In this webinar, we’ll be discussing the Jones Act and its importance to injured maritime workers, specifically to seamen. In general, the Jones Act provides a few unique benefits not afforded to other injured workers, Jones Act benefits such as:
[0:01]: Hello, today we’re going to talk about “What is the Jones Act? Does it help you and how?” Thank you very much for joining us on this webinar. I’m going to go through some information here. Hopefully, you’re going to find it very helpful.
[0:13]: My name is Tim Young. I’m your host. I’m a maritime attorney in New Orleans, Louisiana. I’ve been practicing for 23, more than 23 years now, handling maritime and Jones Act cases across the Gulf South for injured maritime workers. We have in our office we’ve successfully helped clients with some very major injuries. We’ve dealt with many clients with brain injuries. We’ve seen how this has affected their families and themselves, obviously. We’ve had clients who have suffered major burns while working offshore on platforms or rigs or boats. And most of our clients have had multiple surgeries. Really, we do feel honored to be able to help them through one of the worst and most challenging times of their lives, and generally we get them to the other side where they’re in a much better place. And we really cherish playing that role in their lives.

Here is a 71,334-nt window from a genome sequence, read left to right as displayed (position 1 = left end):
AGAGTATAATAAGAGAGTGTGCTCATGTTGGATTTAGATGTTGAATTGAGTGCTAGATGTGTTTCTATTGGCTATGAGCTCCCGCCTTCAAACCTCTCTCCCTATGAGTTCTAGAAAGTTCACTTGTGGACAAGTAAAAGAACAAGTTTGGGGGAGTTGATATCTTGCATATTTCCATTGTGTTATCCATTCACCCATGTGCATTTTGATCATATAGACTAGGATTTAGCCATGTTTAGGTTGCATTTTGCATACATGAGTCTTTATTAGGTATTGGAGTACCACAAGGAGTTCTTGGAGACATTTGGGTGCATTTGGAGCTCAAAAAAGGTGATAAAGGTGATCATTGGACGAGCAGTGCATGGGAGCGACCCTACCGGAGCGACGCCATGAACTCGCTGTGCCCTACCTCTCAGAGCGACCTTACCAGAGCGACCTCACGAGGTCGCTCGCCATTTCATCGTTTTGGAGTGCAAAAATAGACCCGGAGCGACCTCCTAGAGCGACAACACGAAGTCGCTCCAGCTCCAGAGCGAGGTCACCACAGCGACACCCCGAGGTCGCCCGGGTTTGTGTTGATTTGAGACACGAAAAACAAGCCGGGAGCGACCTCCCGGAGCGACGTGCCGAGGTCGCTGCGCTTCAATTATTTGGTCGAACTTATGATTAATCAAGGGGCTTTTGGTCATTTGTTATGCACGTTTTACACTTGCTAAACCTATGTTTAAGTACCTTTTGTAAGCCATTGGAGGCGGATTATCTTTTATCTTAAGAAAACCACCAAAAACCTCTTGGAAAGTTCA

[1:08]: This is what we’re going to cover in the webinar today. We’re going to go through:
[1:37] First topic here is the Jones Act is a federal statute. It’s an actual federal statute. So when people refer to it as the Jones Act, there is a written law on the books from way back in the 1920s. It basically is a federal law in the United States.
[1:57] It is found at 46 United States code 30104. That’s the beginning of it and it literally says
“A seaman injured in the course of employment or if the seaman dies from the injury, the personal representative of the seaman may elect to bring a civil action at law with the right of trial by jury against the employer. Laws of the United States for personal injury and death to a railway employee applied to an action under this section.”
[2:31]: So what that tells us is two or three things very briefly. First off, it is a seaman. You have to qualify as a seaman, which we’re going to talk about a lot in a second. The second thing is you can actually bring a civil action against your employer and that makes it very different. The third point there is that the laws of the United States relating to railway employees are actually very similar and it’s the same law essentially that applies to seamen on vessels and on boats and maritime workers. That’s kind of interesting, a lot of people don’t know that but those two laws that protect the railway workers are also the same laws that basically protect injured seamen.